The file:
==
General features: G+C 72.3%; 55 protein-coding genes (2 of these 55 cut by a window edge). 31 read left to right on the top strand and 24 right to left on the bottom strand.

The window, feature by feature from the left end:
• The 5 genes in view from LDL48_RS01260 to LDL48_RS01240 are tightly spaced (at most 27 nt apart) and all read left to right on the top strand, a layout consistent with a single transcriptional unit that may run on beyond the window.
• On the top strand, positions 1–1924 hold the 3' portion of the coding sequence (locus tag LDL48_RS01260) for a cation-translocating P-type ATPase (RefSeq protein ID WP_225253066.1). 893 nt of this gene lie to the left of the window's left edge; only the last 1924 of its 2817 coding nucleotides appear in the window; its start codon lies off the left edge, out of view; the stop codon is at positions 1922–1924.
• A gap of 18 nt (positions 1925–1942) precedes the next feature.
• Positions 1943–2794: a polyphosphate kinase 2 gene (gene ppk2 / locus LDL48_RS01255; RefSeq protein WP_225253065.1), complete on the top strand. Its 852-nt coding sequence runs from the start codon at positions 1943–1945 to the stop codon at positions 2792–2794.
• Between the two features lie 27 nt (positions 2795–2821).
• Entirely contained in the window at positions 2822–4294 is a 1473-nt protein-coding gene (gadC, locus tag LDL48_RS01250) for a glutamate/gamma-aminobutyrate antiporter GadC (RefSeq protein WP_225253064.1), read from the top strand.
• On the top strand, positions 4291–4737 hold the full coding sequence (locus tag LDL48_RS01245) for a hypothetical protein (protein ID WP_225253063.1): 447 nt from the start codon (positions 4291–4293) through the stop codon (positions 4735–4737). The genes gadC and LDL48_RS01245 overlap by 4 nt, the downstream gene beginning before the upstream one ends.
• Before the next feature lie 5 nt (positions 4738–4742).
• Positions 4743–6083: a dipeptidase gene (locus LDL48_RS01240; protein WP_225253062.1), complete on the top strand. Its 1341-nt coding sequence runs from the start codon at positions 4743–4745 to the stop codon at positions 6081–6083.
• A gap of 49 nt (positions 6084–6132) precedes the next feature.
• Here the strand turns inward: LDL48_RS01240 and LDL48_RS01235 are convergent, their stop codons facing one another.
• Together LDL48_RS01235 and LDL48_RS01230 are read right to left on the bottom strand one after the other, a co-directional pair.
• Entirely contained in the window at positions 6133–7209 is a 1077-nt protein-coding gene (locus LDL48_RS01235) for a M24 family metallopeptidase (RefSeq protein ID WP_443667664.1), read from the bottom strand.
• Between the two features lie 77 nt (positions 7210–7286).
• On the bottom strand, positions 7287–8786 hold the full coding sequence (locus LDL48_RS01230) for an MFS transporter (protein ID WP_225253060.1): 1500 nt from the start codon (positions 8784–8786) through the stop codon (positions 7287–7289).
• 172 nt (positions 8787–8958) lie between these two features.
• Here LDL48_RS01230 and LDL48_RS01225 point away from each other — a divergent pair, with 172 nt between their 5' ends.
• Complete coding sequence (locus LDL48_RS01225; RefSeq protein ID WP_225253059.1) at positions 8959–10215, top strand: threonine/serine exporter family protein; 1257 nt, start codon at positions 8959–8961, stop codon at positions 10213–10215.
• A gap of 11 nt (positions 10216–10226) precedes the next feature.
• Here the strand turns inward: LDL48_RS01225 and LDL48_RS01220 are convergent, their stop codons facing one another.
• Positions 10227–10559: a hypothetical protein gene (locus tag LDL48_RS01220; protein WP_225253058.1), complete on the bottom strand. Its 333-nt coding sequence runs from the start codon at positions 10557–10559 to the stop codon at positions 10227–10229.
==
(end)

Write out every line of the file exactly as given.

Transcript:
General features: G+C 72.3%; 55 protein-coding genes (2 of these 55 cut by a window edge). 31 read left to right on the top strand and 24 right to left on the bottom strand.

The window, feature by feature from the left end:
• The 5 genes in view from LDL48_RS01260 to LDL48_RS01240 are tightly spaced (at most 27 nt apart) and all read left to right on the top strand, a layout consistent with a single transcriptional unit that may run on beyond the window.
• On the top strand, positions 1–1924 hold the 3' portion of the coding sequence (locus tag LDL48_RS01260) for a cation-translocating P-type ATPase (RefSeq protein ID WP_225253066.1). 893 nt of this gene lie to the left of the window's left edge; only the last 1924 of its 2817 coding nucleotides appear in the window; its start codon lies off the left edge, out of view; the stop codon is at positions 1922–1924.
• A gap of 18 nt (positions 1925–1942) precedes the next feature.
• Positions 1943–2794: a polyphosphate kinase 2 gene (gene ppk2 / locus LDL48_RS01255; RefSeq protein WP_225253065.1), complete on the top strand. Its 852-nt coding sequence runs from the start codon at positions 1943–1945 to the stop codon at positions 2792–2794.
• Between the two features lie 27 nt (positions 2795–2821).
• Entirely contained in the window at positions 2822–4294 is a 1473-nt protein-coding gene (gadC, locus tag LDL48_RS01250) for a glutamate/gamma-aminobutyrate antiporter GadC (RefSeq protein WP_225253064.1), read from the top strand.
• On the top strand, positions 4291–4737 hold the full coding sequence (locus tag LDL48_RS01245) for a hypothetical protein (protein ID WP_225253063.1): 447 nt from the start codon (positions 4291–4293) through the stop codon (positions 4735–4737). The genes gadC and LDL48_RS01245 overlap by 4 nt, the downstream gene beginning before the upstream one ends.
• Before the next feature lie 5 nt (positions 4738–4742).
• Positions 4743–6083: a dipeptidase gene (locus LDL48_RS01240; protein WP_225253062.1), complete on the top strand. Its 1341-nt coding sequence runs from the start codon at positions 4743–4745 to the stop codon at positions 6081–6083.
• A gap of 49 nt (positions 6084–6132) precedes the next feature.
• Here the strand turns inward: LDL48_RS01240 and LDL48_RS01235 are convergent, their stop codons facing one another.
• Together LDL48_RS01235 and LDL48_RS01230 are read right to left on the bottom strand one after the other, a co-directional pair.
• Entirely contained in the window at positions 6133–7209 is a 1077-nt protein-coding gene (locus LDL48_RS01235) for a M24 family metallopeptidase (RefSeq protein ID WP_443667664.1), read from the bottom strand.
• Between the two features lie 77 nt (positions 7210–7286).
• On the bottom strand, positions 7287–8786 hold the full coding sequence (locus LDL48_RS01230) for an MFS transporter (protein ID WP_225253060.1): 1500 nt from the start codon (positions 8784–8786) through the stop codon (positions 7287–7289).
• 172 nt (positions 8787–8958) lie between these two features.
• Here LDL48_RS01230 and LDL48_RS01225 point away from each other — a divergent pair, with 172 nt between their 5' ends.
• Complete coding sequence (locus LDL48_RS01225; RefSeq protein ID WP_225253059.1) at positions 8959–10215, top strand: threonine/serine exporter family protein; 1257 nt, start codon at positions 8959–8961, stop codon at positions 10213–10215.
• A gap of 11 nt (positions 10216–10226) precedes the next feature.
• Here the strand turns inward: LDL48_RS01225 and LDL48_RS01220 are convergent, their stop codons facing one another.
• Positions 10227–10559: a hypothetical protein gene (locus tag LDL48_RS01220; protein WP_225253058.1), complete on the bottom strand. Its 333-nt coding sequence runs from the start codon at positions 10557–10559 to the stop codon at positions 10227–10229.